Questions and answers surrounding Matt Harvey’s injury

Matt Harvey 1 polaroidWill Carroll has been writing about sports injuries for 12 years, appearing in SI.com and ESPN.com. He now writes for Bleacher Report, where today he answered every question you probably have about Matt Harvey.

In Carroll’s opinion…

  • It’s worth it for Harvey to wait, possibly until December, to have the surgery
  • Harvey was not showing signs of fatigue, according to advanced research on PitchFX
  • It’s very hard to call anything the Mets did with Harvey overuse
  • The team did a reasonable job of trying to keep their ace healthy
  • The Brewers and Orioles are the only teams that spend money to do biomechanical evaluations on all their pitchers
  • If he is able to avoid surgery, he will be ready for spring training
  • If he is forced to have Tommy John surgery, he will miss a minimum of 10 months and likely would miss the entire 2014 season
  • Harvey’s doctor, Dr. Altchek, is one of the top surgeons performing Tommy John today

In the end, assuming Harvey has surgery, and given the standard timeline, Carroll expects Harvey to pitch again at nine months and be back in a major league rotation in a year.

Matthew Cerrone, Lead Writer

I’ve heard Altchek and the team remain hopeful surgery can be avoided or delayed, but that will only truly be determined at Harvey’s next exam, at which point Harvey and his agent, Scott Boras, can decide what road to take. It’s worth noting that Zack Greinke, Adam Wainwright and Ervin Santana were in similar situations and chose not to have surgery, instead they went all-in on an alternative therapy plan, which I expect Harvey to entertain. Of course, in most cases, like Wainwright, the pitcher ended up having the surgery anyway, but not until after he got in a few successful years in the big leagues.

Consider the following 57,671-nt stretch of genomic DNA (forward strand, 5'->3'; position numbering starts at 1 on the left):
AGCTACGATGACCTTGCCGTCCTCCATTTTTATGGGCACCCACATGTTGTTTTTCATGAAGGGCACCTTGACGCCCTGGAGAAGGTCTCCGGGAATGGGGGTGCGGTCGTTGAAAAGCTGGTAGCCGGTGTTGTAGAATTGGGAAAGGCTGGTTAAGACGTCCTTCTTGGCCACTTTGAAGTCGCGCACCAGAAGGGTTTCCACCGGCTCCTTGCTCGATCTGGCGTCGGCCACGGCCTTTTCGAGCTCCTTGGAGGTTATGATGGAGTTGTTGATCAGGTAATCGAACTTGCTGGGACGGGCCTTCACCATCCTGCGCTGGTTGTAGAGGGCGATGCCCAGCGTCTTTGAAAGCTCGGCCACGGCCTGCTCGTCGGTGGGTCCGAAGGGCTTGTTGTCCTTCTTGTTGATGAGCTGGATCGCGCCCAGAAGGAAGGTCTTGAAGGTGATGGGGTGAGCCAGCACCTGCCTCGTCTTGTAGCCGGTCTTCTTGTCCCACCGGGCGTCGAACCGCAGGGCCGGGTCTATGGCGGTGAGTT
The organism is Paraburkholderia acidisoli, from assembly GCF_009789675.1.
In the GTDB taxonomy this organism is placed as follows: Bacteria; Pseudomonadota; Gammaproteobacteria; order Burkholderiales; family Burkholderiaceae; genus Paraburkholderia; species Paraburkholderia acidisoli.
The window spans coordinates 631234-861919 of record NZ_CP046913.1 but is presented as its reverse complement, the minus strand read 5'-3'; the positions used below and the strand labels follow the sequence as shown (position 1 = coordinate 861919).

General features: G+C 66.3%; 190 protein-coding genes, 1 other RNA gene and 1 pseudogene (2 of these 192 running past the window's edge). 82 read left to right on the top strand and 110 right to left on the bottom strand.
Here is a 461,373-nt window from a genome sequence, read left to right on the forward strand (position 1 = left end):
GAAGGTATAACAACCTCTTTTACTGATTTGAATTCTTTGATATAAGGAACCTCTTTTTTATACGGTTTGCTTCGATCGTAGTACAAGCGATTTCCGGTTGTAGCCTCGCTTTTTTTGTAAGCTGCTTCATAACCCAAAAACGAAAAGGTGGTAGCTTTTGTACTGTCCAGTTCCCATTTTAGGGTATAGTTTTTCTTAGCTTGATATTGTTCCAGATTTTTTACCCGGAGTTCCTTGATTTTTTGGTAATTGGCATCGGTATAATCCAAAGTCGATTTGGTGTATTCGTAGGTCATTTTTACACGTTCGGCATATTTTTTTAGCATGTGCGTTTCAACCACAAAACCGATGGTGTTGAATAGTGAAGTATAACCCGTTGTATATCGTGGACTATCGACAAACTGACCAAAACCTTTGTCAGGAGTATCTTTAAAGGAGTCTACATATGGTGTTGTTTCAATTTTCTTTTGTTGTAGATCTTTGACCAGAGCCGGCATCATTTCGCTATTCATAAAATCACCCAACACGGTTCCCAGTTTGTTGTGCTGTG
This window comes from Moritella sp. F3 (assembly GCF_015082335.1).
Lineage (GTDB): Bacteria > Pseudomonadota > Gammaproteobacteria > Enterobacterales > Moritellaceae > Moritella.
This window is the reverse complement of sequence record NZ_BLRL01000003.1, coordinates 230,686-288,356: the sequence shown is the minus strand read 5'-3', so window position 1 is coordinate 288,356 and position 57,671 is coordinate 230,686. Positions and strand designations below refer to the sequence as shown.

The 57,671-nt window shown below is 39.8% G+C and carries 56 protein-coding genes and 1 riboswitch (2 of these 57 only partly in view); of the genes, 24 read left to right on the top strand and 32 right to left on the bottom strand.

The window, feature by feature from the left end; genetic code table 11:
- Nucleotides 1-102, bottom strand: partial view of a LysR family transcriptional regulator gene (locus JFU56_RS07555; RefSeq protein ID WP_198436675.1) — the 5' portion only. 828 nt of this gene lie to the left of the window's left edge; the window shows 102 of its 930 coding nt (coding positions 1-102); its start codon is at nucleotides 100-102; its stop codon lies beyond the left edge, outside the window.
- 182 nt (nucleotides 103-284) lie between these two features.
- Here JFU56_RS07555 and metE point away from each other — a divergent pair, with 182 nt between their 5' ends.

The question for Harvey will be, assuming surgery is recommended: Does he get the surgery now and miss his entire second full season, and risk never being the same again? Or, does he punt, cross his fingers, get in three or four big years, sign a big contract and hope it doesn’t blow up in his face? For the Mets, it’s the difference between having Harvey now or later, but it’s ultimately going to be his choice to make.


To read more from Carroll, whose post is titled Everything You Need to Know About Matt Harvey’s Elbow Injury and Recovery, click here.